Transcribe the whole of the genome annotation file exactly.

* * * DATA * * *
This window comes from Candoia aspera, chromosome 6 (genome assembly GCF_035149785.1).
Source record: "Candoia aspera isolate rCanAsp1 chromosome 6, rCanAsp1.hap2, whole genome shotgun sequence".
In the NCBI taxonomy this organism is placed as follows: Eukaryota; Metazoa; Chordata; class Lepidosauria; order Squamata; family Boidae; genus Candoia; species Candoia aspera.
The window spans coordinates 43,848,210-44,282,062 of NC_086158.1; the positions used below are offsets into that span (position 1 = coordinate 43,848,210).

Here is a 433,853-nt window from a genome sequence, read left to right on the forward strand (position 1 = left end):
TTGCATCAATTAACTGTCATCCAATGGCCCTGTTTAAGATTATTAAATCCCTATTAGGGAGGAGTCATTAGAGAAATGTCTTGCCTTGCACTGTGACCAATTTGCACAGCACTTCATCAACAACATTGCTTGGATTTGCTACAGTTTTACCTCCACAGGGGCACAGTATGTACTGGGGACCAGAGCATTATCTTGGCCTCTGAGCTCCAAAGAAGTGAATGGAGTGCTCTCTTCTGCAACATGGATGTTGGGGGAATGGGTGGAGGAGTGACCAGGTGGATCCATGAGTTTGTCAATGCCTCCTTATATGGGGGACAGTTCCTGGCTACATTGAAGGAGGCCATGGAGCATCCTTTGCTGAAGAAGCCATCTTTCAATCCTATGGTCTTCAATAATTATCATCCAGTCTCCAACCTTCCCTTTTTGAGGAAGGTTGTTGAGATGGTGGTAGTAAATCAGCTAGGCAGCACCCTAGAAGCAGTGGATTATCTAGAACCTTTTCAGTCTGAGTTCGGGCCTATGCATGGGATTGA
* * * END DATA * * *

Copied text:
This window comes from Candoia aspera, chromosome 6 (genome assembly GCF_035149785.1).
Source record: "Candoia aspera isolate rCanAsp1 chromosome 6, rCanAsp1.hap2, whole genome shotgun sequence".
In the NCBI taxonomy this organism is placed as follows: Eukaryota; Metazoa; Chordata; class Lepidosauria; order Squamata; family Boidae; genus Candoia; species Candoia aspera.
The window spans coordinates 43,848,210-44,282,062 of NC_086158.1; the positions used below are offsets into that span (position 1 = coordinate 43,848,210).

Here is a 433,853-nt window from a genome sequence, read left to right on the forward strand (position 1 = left end):
TTGCATCAATTAACTGTCATCCAATGGCCCTGTTTAAGATTATTAAATCCCTATTAGGGAGGAGTCATTAGAGAAATGTCTTGCCTTGCACTGTGACCAATTTGCACAGCACTTCATCAACAACATTGCTTGGATTTGCTACAGTTTTACCTCCACAGGGGCACAGTATGTACTGGGGACCAGAGCATTATCTTGGCCTCTGAGCTCCAAAGAAGTGAATGGAGTGCTCTCTTCTGCAACATGGATGTTGGGGGAATGGGTGGAGGAGTGACCAGGTGGATCCATGAGTTTGTCAATGCCTCCTTATATGGGGGACAGTTCCTGGCTACATTGAAGGAGGCCATGGAGCATCCTTTGCTGAAGAAGCCATCTTTCAATCCTATGGTCTTCAATAATTATCATCCAGTCTCCAACCTTCCCTTTTTGAGGAAGGTTGTTGAGATGGTGGTAGTAAATCAGCTAGGCAGCACCCTAGAAGCAGTGGATTATCTAGAACCTTTTCAGTCTGAGTTCGGGCCTATGCATGGGATTGA